Politics & Policy

So the Devil Doesn’t Wear Prada?

Women editors get worked up over the wardrobes in the new movie.

As you probably know, The Devil Wears Prada is based on a novel written by Lauren Weisberger, a young Cornell graduate who was, for a while, an assistant to Vogue Magazine’s icy editor-in-chief Anna Wintour. A friend of a friend of mine, Weisberger is supposedly a very nice young woman who was extremely well paid for book. A so-so first novel, it has managed to sell millions of copies and no doubt will sell a lot more in the months ahead.

Because of the avalanche of advance publicity the movie has received, even more women magazine editors are naturally getting into the act. A packet of them complained to the Sunday New York Post about the details in the movie. The trouble, according to More Magazine’s Beauty and Fashion Director Lois Joy Johnson, is that Meryl Streep, who plays editor-in-chief Miranda Priestly, just looks all wrong. Her hair, Johnson said, is “too wiggy. I would have preferred she slicked it all back in a chignon and added great earrings.” Also, Meryl , as Miranda, wears the wrong color evening dress to a big fashion event. She is in black. She should have been in white or gold. That’s really a big problem. The fact that Miranda is a total witch? No problem at all.

Others complain that Anne Hathaway, the editor’s naïve assistant and the movie’s heroine, is wearing the wrong clothes, too. She is too dressed up in expensive Chanels and Valentinos. Diane Salvatore of Ladies’ Home Journal huffed, “Assistant Andrea is better dressed than some editors I know.” Personally, I would bet that there are some assistants somewhere in the bowels of Conde Nast who have maxed out their credit cards, dressing in Chanels. And some probably have parents who have been buying them couture since they were tall enough to fit into a size two. There are still some magazines, like the priciest of colleges, that young women can only work at if their parents can afford to send them.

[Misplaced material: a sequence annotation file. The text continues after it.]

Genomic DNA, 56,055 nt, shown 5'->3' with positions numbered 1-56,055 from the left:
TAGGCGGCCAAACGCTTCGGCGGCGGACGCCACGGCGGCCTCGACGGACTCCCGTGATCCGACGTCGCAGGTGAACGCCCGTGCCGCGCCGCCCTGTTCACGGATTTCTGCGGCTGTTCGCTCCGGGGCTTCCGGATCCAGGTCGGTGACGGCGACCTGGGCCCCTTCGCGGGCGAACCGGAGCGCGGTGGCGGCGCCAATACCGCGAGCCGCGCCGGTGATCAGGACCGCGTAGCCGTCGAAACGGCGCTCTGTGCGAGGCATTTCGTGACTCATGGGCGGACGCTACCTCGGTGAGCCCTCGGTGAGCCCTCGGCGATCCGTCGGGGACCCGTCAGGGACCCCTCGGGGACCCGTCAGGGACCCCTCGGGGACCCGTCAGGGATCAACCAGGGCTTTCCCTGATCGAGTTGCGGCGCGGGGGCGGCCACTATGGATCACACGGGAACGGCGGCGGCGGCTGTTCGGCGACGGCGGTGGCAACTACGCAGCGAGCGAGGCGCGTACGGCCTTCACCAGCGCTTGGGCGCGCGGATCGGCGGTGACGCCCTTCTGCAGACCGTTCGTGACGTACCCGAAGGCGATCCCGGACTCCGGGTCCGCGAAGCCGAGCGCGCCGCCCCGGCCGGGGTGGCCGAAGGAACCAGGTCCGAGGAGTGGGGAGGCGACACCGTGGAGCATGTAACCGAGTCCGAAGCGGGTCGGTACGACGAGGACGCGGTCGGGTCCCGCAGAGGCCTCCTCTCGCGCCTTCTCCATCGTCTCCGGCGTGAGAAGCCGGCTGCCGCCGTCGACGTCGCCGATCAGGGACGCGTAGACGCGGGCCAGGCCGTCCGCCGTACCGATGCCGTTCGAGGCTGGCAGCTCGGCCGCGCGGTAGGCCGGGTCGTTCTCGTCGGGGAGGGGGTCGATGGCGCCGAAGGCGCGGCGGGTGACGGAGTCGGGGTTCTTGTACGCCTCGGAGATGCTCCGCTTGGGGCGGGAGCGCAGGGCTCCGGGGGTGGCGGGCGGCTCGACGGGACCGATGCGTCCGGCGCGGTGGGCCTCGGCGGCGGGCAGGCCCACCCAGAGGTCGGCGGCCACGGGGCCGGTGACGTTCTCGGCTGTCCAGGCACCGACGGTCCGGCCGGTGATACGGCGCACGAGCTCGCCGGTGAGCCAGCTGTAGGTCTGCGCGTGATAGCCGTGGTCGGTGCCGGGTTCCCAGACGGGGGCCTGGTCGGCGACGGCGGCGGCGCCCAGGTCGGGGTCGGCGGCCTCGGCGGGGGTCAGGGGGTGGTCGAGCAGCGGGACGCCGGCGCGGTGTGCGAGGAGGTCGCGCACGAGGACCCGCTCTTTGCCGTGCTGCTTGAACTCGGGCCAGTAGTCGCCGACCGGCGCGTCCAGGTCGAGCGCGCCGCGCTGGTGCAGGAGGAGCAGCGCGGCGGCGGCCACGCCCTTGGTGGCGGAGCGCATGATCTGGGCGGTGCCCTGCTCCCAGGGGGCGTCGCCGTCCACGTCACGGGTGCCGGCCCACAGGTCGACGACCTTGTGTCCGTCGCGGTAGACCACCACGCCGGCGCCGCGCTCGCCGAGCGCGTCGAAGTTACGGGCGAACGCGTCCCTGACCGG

Other complaints are that the editor’s office is not messy enough or that the closet , where fashion magazines stow the clothes that are used in fashion shoots, is too well organized. But there are no complaints that the movie portrays those who work for these magazines as disinterested in anything but the newest styles. Or that they are often as bitchy as possible to each other.

Vogue’s Anna Wintour has managed to handle the hoop-la around the movie quite astutely. She turned up — appropriately dressed in Prada, of course — at the movie’s charity premiere and managed to avoid her former assistant, who was also in attendance. She murmured she found it all “very entertaining” before making a well-timed exit. And not in a puff of smoke. Clearly a woman who has managed to hold onto power with an iron grip and vanquish all possible competitors in the Byzantine court of the Conde Nast magazine empire knows when the devil is in the details — and when it is not.

In truth, there are some subjects for comedy in the women’s magazine field, more subtle than the obvious potshots that Prada takes. Anna Wintour once, as a great humanitarian gesture, set up a beauty school in Afghanistan to train a few woman to be hair dressers so that aid workers would have a place to have their roots done. That’s pretty funny right there. And she once scolded the New York Times for not taking the journalism of Vogue more seriously. Also, the closer-than-close relationship of fashion and beauty advertisers and fashion and beauty reporting in all women’s magazines is, to be honest, a bit of a joke.

Frankly, I am looking forward to seeing The Devil Wears Prada when I get a chance. I don’t expect dead-on accuracy; all I hope is to be entertained even with a fairly dumb comedy for a couple of hours on a humid summer night. That’s because I know in this difficult time that there really are devils out there. We hear about them every day. And they are not dressed in Prada.

Myrna Blyth, former long-time editor of Ladies’ Home Journal and founding editor of More, is author of Spin Sisters: How the Women of the Media Sell Unhappiness—and Liberalism—to the Women of America and the upcoming How To Raise an American (out next spring from Crown Forum). Blyth is also an NRO contributor.

Myrna BlythMyrna Blyth is senior vice president and editorial director of AARP Media. She is the former editor-in-chief and publishing director of Ladies’ Home Journal. She was the founding editor and ...


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